Madame de St. Andre looked after the clean-limbed, athletic young figure as it disappeared rapidly through the trees. And suddenly a keen regret for what she had done swept over her. Did she love him, then, that she should wish him back? She sank upon the bench with a beating heart. She would have called out to him, have brought him back to her side, but that her pride held her in check.
“What insolence!” she said, half-starting up. “And yet—and yet—’tis more to my liking than fine phrases! And it was true—what he said—had he been Monsieur le Duc de Montmorency or Monsieur de Villeroi—! At least I shall see him again—he will come back—they always do.” But though she smiled, a curious foreboding and a sort of fear seized upon her.
At the chateau Calvert found Mr. Jefferson making his adieux to Madame d’Azay and her guests. The horses had been ordered, and in a few minutes the gentlemen were ready to start. D’Azay walked with Calvert to where Bertrand stood holding them.
“’Tis an infernal shame, Ned,” he said, in a low tone, wringing the young man’s hand. “I guessed thy mission down here and thy face tells me how it has gone. As for myself, I would have wished for nothing better. Perhaps she may change her mind—all women do,” he added, hopefully. But Calvert only shook his head.
“She is for some greater and luckier man than I,” he said, quietly, taking the reins from Bertrand, and waving an adieu to the young lord as he rode down the avenue.
As d’Azay slowly made his way back to the chateau, Bertrand stood for a moment looking after him before mounting to follow Mr. Jefferson and Calvert.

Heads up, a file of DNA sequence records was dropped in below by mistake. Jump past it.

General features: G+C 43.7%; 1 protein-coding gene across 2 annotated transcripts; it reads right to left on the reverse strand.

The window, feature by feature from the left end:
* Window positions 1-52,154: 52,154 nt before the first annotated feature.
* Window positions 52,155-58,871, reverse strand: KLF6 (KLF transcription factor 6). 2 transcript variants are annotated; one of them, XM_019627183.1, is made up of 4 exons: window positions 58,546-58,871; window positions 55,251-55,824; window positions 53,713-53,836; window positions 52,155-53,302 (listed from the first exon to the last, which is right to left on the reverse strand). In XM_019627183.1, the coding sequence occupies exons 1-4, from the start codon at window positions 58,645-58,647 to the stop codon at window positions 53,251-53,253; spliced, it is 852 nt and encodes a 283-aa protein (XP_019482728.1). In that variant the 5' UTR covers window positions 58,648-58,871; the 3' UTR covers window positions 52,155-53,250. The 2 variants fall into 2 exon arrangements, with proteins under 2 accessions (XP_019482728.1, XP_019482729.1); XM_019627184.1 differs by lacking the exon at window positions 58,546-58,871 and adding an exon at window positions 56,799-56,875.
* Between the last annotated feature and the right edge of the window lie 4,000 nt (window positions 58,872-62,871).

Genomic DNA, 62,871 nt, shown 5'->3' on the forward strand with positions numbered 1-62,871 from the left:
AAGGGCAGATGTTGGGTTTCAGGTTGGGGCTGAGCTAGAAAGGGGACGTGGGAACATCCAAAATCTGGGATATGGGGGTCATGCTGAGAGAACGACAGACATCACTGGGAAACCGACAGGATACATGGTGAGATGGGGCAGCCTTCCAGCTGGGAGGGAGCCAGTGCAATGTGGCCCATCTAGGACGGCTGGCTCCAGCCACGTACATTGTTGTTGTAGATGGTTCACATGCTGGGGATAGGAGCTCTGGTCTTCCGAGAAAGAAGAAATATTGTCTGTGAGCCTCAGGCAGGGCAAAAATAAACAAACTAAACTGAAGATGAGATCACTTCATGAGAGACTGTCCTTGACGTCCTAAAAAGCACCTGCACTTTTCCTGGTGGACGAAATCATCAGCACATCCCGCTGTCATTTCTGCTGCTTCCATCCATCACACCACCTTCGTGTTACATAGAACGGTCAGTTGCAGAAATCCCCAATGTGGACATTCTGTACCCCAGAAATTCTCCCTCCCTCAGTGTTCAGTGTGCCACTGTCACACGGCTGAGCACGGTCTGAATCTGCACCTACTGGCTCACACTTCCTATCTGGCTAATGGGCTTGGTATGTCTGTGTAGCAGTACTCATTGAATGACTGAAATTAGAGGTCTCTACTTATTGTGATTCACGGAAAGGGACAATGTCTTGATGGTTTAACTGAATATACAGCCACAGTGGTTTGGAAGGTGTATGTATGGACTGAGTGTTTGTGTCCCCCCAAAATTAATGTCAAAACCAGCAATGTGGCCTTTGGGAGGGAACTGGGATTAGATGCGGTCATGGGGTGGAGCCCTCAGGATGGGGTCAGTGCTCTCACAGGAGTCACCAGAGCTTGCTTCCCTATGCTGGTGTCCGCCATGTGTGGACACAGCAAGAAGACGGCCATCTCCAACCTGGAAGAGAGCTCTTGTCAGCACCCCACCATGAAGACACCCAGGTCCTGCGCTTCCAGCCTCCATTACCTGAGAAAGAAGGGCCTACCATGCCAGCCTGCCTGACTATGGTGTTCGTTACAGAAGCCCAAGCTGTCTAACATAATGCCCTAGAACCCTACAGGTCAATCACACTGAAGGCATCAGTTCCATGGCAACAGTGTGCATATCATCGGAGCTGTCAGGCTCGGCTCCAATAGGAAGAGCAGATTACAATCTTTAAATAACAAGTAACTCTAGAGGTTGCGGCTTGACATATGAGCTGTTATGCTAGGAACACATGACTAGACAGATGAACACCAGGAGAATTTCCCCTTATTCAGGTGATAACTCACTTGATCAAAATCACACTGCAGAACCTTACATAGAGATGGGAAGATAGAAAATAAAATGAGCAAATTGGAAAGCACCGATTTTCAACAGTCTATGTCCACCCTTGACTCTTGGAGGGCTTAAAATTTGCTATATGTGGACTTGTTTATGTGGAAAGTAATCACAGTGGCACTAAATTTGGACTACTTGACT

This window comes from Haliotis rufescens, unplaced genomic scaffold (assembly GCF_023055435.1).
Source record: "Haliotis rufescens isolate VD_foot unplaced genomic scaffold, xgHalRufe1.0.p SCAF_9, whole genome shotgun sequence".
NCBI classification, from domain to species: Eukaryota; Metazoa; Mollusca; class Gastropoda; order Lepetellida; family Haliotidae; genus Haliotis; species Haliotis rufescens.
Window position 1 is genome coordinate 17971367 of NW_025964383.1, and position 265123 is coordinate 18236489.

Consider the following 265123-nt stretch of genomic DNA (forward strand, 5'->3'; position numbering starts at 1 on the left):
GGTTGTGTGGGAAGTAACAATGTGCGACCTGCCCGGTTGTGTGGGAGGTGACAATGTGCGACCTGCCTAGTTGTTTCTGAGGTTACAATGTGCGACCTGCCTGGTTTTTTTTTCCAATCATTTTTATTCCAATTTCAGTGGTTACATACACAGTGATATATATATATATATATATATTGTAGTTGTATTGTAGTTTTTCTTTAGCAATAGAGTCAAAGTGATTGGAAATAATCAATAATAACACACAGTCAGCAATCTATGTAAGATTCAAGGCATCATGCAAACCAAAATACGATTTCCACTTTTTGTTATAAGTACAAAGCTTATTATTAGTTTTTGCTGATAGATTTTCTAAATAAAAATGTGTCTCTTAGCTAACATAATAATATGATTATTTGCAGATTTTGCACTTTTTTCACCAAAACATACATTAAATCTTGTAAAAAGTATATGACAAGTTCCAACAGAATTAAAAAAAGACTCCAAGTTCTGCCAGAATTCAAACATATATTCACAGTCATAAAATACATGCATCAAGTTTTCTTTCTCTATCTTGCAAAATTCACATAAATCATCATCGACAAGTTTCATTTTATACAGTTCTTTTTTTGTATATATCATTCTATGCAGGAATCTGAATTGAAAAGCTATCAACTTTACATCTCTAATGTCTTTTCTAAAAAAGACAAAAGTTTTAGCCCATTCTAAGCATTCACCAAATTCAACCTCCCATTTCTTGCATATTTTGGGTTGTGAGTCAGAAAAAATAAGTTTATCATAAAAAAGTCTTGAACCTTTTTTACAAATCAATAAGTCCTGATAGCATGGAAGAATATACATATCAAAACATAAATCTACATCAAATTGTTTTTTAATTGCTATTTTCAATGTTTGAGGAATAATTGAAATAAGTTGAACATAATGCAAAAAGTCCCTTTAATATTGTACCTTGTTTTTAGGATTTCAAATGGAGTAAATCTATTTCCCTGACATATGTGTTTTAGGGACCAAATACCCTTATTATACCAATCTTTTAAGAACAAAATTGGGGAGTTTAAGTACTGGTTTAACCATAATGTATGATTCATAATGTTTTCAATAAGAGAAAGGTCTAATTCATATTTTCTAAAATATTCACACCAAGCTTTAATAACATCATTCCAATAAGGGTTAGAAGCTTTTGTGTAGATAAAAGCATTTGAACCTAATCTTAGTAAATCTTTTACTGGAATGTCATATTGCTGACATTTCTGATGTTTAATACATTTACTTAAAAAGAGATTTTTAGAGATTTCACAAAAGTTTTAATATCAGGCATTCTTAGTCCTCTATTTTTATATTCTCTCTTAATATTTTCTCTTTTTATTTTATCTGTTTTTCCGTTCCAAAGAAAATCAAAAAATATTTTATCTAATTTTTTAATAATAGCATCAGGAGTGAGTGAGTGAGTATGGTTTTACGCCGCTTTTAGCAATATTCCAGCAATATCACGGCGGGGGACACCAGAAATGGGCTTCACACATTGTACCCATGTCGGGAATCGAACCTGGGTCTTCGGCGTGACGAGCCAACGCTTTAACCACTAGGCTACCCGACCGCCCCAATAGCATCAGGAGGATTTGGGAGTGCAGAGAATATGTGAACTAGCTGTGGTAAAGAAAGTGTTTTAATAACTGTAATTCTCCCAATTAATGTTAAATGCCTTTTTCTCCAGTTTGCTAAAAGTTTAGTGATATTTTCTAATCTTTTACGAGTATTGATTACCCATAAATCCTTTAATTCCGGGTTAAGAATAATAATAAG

“And so,” he said, half-aloud, “that was Monsieur’s reason for coming to Azay-le-Roi! And she won’t have him! All women are fools, and these great ladies seem to be the biggest fools of all. She will not find his equal among the white-livered aristocrats who swarm around her. I wish I could revenge Monsieur for this,” he said, savagely, and jumping on his horse he rode after the two gentlemen.
The journey back to Tours was made more quickly than coming, and Mr. Jefferson was so full of his visit to Azay-le-Roi as not to notice Calvert’s preoccupation and silence. They rode into the town in the late afternoon and made their way to the Boule d’Or, where Calvert, who had a sudden longing to be alone, left Mr. Jefferson writing letters, and strolled back into the old town.
Almost before he was aware of it he found himself in the little square before the great Cathedral. With a sudden impulse he entered and leaned against one of the fretted columns. A chorister was practising softly in the transept overhead. ’Twas the benedictus from one of Mozart’s masses.